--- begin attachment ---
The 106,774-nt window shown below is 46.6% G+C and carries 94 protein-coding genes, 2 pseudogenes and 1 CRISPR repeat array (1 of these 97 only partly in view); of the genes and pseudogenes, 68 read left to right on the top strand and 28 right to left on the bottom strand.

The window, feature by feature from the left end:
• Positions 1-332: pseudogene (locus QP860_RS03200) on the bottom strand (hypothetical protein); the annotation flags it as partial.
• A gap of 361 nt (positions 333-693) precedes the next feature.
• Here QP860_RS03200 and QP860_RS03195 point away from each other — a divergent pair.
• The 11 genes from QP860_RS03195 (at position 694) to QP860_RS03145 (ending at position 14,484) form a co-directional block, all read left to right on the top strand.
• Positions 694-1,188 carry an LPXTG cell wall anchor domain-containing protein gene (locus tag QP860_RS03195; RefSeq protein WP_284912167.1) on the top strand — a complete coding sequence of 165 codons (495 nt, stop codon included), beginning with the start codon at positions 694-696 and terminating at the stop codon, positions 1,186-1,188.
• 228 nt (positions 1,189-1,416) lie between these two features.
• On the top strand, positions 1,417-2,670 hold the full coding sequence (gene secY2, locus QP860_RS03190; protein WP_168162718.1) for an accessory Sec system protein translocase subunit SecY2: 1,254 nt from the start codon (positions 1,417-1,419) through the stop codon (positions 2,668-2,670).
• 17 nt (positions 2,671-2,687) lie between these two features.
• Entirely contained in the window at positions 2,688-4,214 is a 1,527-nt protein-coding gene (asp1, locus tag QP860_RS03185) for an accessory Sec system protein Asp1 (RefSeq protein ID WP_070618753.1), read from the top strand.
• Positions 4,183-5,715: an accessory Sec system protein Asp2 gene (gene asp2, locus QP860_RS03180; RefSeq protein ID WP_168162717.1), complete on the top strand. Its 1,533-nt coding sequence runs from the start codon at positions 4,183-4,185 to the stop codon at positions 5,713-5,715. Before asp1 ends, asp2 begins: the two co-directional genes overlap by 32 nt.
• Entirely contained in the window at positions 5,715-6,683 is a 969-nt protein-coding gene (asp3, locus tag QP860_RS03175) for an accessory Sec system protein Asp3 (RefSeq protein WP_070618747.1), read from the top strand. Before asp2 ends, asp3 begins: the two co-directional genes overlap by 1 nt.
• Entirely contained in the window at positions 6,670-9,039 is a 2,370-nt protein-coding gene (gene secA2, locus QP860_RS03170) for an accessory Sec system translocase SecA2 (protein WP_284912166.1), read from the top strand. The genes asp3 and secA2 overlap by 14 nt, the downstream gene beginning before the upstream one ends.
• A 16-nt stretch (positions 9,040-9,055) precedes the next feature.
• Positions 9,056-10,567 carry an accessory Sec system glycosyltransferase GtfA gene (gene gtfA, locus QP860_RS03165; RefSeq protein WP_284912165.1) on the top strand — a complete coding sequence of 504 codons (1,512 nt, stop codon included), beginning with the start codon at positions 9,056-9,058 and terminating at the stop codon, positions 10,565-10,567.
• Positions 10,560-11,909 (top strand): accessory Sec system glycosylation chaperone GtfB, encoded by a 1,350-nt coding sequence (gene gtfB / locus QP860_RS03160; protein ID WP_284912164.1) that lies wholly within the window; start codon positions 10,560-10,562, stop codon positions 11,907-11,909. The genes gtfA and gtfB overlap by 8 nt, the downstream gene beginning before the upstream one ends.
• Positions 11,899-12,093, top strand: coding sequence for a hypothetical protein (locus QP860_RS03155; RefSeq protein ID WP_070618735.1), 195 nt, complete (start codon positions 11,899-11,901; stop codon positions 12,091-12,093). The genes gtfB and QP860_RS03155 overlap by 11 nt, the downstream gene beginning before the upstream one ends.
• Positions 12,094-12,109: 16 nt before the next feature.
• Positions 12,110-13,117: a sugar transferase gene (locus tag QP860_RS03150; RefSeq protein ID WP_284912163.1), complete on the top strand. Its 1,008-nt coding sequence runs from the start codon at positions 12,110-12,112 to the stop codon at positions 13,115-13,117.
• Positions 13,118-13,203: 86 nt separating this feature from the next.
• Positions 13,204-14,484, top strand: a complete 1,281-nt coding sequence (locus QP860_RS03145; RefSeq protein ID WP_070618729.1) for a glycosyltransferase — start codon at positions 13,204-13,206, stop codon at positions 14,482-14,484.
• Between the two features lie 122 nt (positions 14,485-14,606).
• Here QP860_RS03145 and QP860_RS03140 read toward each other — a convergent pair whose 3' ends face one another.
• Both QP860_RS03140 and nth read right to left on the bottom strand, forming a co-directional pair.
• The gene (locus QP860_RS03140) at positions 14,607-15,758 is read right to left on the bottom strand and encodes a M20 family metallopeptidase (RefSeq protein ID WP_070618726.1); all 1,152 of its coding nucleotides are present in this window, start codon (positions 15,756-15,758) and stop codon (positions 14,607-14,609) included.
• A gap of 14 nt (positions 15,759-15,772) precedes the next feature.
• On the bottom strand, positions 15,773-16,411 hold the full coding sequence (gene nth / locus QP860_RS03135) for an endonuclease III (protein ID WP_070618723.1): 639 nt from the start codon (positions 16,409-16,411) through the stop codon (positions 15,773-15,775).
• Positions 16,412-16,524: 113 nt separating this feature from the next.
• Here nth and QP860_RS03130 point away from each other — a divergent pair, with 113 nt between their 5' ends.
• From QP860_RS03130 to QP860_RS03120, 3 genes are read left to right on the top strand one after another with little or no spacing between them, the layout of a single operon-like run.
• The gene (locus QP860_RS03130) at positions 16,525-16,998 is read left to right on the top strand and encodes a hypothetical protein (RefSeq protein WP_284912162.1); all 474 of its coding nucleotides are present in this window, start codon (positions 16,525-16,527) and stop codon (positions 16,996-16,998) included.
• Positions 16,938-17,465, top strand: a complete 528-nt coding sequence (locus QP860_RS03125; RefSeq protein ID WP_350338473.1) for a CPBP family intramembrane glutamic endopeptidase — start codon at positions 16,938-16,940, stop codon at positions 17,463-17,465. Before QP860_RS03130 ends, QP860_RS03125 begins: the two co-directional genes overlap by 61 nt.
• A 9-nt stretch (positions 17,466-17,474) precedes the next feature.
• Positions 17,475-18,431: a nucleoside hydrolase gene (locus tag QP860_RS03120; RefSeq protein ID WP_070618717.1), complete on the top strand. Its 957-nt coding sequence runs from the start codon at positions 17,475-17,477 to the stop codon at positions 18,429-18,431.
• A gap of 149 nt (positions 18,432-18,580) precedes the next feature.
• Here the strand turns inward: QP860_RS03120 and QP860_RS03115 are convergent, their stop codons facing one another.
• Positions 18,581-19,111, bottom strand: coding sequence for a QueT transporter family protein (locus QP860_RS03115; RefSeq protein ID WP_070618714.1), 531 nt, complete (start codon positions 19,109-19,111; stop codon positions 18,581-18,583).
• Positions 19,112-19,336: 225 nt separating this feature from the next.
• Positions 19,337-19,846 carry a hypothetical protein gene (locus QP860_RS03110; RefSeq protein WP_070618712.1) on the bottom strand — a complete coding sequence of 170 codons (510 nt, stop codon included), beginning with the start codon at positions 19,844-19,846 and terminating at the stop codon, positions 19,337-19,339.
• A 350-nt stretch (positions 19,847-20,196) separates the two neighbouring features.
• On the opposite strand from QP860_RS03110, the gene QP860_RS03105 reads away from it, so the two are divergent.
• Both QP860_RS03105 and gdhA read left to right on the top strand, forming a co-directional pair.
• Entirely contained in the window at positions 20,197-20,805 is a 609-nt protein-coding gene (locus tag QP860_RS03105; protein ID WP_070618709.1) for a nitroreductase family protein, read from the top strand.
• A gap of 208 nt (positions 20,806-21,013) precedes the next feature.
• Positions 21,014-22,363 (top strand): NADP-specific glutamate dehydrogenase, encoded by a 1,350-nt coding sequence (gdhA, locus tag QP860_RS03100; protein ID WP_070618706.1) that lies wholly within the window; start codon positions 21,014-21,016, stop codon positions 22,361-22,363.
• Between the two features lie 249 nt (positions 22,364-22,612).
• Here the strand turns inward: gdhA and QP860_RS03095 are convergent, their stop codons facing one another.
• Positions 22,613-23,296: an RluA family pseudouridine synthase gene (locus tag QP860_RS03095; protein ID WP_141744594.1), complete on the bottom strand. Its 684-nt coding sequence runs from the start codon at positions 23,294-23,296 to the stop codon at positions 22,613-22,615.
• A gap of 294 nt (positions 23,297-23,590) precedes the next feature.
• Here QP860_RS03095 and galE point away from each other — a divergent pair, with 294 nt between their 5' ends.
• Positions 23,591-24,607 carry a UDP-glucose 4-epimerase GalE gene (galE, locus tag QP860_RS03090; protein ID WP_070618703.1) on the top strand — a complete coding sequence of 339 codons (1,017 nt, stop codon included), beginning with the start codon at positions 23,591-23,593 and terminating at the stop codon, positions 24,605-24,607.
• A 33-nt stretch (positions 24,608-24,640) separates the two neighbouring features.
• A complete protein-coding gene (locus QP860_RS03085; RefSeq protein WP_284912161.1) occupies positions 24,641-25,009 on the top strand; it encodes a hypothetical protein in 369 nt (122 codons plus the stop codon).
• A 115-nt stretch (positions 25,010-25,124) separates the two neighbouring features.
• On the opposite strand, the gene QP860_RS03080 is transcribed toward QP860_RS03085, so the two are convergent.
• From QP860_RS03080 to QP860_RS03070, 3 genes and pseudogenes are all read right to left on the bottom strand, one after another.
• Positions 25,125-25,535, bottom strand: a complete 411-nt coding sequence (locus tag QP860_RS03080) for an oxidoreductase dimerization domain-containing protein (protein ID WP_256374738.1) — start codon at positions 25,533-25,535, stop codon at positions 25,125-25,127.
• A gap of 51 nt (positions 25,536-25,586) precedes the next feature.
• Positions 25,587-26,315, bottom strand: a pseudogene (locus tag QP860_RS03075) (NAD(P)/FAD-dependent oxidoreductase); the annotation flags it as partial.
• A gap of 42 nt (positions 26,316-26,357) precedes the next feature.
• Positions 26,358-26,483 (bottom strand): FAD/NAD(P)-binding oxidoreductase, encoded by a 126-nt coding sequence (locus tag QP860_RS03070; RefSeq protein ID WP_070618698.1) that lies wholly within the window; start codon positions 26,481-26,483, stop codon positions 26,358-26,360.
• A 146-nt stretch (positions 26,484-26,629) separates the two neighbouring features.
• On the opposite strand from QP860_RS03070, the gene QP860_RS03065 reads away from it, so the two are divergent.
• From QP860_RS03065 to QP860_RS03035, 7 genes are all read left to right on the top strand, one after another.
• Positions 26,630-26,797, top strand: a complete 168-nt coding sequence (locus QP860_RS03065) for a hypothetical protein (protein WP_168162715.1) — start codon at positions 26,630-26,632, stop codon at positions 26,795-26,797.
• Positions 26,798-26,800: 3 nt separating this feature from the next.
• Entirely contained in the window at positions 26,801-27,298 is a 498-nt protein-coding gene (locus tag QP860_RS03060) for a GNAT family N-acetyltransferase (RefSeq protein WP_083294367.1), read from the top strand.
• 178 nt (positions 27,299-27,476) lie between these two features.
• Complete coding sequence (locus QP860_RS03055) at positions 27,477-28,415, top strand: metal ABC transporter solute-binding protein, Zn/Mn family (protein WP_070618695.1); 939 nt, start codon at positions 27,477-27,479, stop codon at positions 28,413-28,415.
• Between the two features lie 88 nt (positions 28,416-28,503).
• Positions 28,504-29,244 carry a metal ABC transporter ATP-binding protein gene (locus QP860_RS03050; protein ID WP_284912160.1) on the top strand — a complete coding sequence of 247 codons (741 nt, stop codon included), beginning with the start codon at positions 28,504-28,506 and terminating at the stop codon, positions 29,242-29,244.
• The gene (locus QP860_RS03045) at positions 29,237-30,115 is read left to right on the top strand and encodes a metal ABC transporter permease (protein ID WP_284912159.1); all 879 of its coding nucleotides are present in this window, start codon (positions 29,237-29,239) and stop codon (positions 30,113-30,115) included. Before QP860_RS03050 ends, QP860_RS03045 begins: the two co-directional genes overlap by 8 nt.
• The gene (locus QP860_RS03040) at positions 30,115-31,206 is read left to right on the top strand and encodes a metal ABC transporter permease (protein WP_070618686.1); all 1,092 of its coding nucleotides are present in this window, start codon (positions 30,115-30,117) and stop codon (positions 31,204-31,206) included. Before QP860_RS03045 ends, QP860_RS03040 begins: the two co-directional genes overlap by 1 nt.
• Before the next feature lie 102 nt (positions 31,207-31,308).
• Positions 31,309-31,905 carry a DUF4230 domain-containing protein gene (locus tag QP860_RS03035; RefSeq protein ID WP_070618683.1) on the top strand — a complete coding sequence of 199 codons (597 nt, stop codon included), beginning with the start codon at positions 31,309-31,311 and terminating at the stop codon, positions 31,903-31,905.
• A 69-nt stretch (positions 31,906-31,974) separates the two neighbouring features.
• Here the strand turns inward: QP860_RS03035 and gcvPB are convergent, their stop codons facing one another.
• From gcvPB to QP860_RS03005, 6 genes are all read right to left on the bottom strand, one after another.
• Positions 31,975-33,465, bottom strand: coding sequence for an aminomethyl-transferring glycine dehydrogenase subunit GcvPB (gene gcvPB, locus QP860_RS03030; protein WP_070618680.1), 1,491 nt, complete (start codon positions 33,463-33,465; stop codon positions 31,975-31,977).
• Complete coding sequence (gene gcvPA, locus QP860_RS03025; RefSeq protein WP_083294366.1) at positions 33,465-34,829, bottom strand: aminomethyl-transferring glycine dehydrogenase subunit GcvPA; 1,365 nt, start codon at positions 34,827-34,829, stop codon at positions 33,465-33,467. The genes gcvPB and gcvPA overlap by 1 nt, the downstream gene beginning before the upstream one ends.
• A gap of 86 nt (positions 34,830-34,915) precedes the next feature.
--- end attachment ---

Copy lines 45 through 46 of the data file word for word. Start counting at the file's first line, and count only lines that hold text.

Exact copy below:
• A gap of 208 nt (positions 20,806-21,013) precedes the next feature.
• Positions 21,014-22,363 (top strand): NADP-specific glutamate dehydrogenase, encoded by a 1,350-nt coding sequence (gdhA, locus tag QP860_RS03100; protein ID WP_070618706.1) that lies wholly within the window; start codon positions 21,014-21,016, stop codon positions 22,361-22,363.